The most accurate serologic test currently available is the agar gel immunodiffusion test (AGID) available through Cornell University, the University of Georgia, and the University of Florida. This test identifies antibodies to cytoplasmic antigens of Brucella canis, which are very specific to the Brucella sp. As dogs are rarely infected with other species of Brucella (e.g. B. abortus, B. melitensis) a positive result is considered definitive for a diagnosis of canine brucellosis. AGID tests will be positive in infected animals from 12 weeks post-infection to 36 months after the animal becomes abacteremic.

An enzyme-linked immunosorbent assay (ELISA) for canine brucellosis has been described but is not yet commercially available. It has been reported to be quite accurate, yielding a false positive rate of only 2% in one study. Polymerase chain reaction (PCR) testing has been described in the literature and is very specific and sensitive when used for evaluation of serum, semen, or vaginal swabs from potentially infected animals. Should PCR testing become commercially available, it will be the gold standard for screening and diagnosis.

Treatment recommendations vary with housing and breeding status of the animal. Treatment with antibiotics has not been shown to effect a long-term cure. It must be remembered that decreasing titres occur in natural infection, and that negligible titres are not indicative of complete clearing of infection from the body.

Pet animals that are housed singly may be neutered and treated with antibiotics to decrease bacteremia and subsequent shedding of the organism. Antibiotic regimens that have been described include minocycline (25 mg/kg po SID x 14 days) with dihydrostreptomycin (5 mg/kg IM BID x 7 days) and tetracycline (30 mg/kg po BID x 21 days) with streptomycin (20 mg/kg IM SID x 14 days). The zoonotic potential of the disease must be stressed, especially in households with young children or immunosuppressed occupants.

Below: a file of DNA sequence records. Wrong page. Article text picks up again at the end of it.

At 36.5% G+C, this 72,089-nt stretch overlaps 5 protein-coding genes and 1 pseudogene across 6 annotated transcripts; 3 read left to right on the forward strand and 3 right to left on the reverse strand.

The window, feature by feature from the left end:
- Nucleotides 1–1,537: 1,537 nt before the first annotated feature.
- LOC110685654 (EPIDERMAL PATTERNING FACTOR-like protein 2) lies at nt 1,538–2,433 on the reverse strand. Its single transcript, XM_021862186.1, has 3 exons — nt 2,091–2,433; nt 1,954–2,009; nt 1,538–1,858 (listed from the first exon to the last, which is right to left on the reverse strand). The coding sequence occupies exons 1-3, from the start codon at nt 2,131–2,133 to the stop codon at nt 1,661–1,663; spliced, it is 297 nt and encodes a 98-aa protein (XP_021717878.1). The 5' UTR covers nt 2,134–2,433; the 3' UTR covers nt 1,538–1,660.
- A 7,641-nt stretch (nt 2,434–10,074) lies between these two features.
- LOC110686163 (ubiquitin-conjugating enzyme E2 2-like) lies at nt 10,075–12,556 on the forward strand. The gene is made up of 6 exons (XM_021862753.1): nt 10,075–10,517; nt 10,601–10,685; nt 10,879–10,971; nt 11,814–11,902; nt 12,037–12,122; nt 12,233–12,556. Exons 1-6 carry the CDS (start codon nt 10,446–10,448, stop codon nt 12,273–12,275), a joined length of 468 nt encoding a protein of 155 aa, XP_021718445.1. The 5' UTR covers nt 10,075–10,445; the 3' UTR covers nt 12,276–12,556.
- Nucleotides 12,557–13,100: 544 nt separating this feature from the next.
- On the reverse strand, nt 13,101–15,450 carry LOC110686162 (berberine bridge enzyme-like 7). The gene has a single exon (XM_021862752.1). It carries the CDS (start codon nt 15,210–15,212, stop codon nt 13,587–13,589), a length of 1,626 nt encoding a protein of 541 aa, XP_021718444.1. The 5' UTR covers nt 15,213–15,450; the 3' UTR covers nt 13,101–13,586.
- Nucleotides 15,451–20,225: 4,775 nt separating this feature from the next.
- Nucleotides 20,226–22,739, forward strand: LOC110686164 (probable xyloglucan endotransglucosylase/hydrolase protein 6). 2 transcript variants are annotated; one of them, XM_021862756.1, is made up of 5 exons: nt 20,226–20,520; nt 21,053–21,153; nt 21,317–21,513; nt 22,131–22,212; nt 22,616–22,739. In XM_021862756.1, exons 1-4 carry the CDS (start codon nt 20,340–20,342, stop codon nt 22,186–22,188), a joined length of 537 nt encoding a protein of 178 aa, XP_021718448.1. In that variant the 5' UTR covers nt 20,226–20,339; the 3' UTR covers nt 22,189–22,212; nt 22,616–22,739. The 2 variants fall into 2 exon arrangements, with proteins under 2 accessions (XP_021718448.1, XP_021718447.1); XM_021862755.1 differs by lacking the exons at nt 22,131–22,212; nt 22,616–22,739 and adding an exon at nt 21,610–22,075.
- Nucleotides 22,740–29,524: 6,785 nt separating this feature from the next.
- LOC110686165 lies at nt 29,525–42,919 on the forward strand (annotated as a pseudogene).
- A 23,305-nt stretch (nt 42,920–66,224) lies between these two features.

Control of Brucella canis in a kennel includes the following steps: (i) confirm disease, (ii) quarantine kennel; no animals allowed in or out, (iii) determine source of infection; the index case is not necessarily the source of infection, (iv) eliminate mode of transmission within kennel, (v) identify and cull infected animals, (vi) initiate practices to prevent further outbreaks. Kennels should be considered clear of disease only when all animals have tested negative for 3 consecutive months. In closed kennels, complete eradication of the disease may require 5 to 7 months of testing and culling. In open kennels, the disease may never be eradicated.

Canine brucellosis is a reportable disease in many states. Although there are only 30 cases of human infection documented worldwide since the disease was first recognized in dogs in the 1960s, there is a public health risk that must be addressed. Because of recent outbreaks in the United States, the following measures have been taken by some states to promote control of the disease by the state: All positive serologic test results must be reported to the state board of animal health by the veterinarian within 24 hours of testing. All animals are identified and individually housed to the greatest extent possible. The kennel is quarantined, with no animals allowed to go in or out. Designated personnel work with the dogs and are required to take all necessary precautions (wearing gloves, using foot baths, etc). All dogs are tested, the positive dogs euthanized, and the negative dogs retested until all dogs in the facility have had two or three negative tests (varies by state). When the kennel is opened, all incoming dogs are kept isolated from the main population of the kennel until they have had two negative tests 4-6 weeks apart. All dogs are retested yearly.

Economic losses to a kennel from brucellosis can be severe and may even close that kennel. Zoonotic potential is slight but does exist. Canine brucellosis is a disease condition all small animal veterinarians should be familiar with, ready to test for, and aware of control procedures for should an animal test positive.